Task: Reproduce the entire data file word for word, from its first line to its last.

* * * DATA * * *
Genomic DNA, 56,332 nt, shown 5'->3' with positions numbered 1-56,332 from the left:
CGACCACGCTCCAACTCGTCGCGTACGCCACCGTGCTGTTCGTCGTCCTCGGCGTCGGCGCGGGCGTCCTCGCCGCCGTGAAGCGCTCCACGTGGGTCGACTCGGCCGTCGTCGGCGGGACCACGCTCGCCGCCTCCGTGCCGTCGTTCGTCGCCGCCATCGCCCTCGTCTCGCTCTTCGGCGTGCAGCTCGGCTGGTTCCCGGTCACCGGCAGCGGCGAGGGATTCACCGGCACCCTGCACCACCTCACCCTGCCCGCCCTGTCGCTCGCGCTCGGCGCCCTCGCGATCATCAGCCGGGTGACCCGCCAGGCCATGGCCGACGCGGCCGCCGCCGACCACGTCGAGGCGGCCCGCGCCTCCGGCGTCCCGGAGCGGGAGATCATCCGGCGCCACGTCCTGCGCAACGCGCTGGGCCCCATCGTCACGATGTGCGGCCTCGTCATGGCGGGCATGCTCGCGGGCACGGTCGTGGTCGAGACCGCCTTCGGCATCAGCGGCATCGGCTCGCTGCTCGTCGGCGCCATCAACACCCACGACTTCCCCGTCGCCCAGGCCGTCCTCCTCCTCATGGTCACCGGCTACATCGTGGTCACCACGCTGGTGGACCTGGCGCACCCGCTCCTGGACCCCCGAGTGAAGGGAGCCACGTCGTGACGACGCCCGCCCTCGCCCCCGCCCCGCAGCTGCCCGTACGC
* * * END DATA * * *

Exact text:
Genomic DNA, 56,332 nt, shown 5'->3' with positions numbered 1-56,332 from the left:
CGACCACGCTCCAACTCGTCGCGTACGCCACCGTGCTGTTCGTCGTCCTCGGCGTCGGCGCGGGCGTCCTCGCCGCCGTGAAGCGCTCCACGTGGGTCGACTCGGCCGTCGTCGGCGGGACCACGCTCGCCGCCTCCGTGCCGTCGTTCGTCGCCGCCATCGCCCTCGTCTCGCTCTTCGGCGTGCAGCTCGGCTGGTTCCCGGTCACCGGCAGCGGCGAGGGATTCACCGGCACCCTGCACCACCTCACCCTGCCCGCCCTGTCGCTCGCGCTCGGCGCCCTCGCGATCATCAGCCGGGTGACCCGCCAGGCCATGGCCGACGCGGCCGCCGCCGACCACGTCGAGGCGGCCCGCGCCTCCGGCGTCCCGGAGCGGGAGATCATCCGGCGCCACGTCCTGCGCAACGCGCTGGGCCCCATCGTCACGATGTGCGGCCTCGTCATGGCGGGCATGCTCGCGGGCACGGTCGTGGTCGAGACCGCCTTCGGCATCAGCGGCATCGGCTCGCTGCTCGTCGGCGCCATCAACACCCACGACTTCCCCGTCGCCCAGGCCGTCCTCCTCCTCATGGTCACCGGCTACATCGTGGTCACCACGCTGGTGGACCTGGCGCACCCGCTCCTGGACCCCCGAGTGAAGGGAGCCACGTCGTGACGACGCCCGCCCTCGCCCCCGCCCCGCAGCTGCCCGTACGC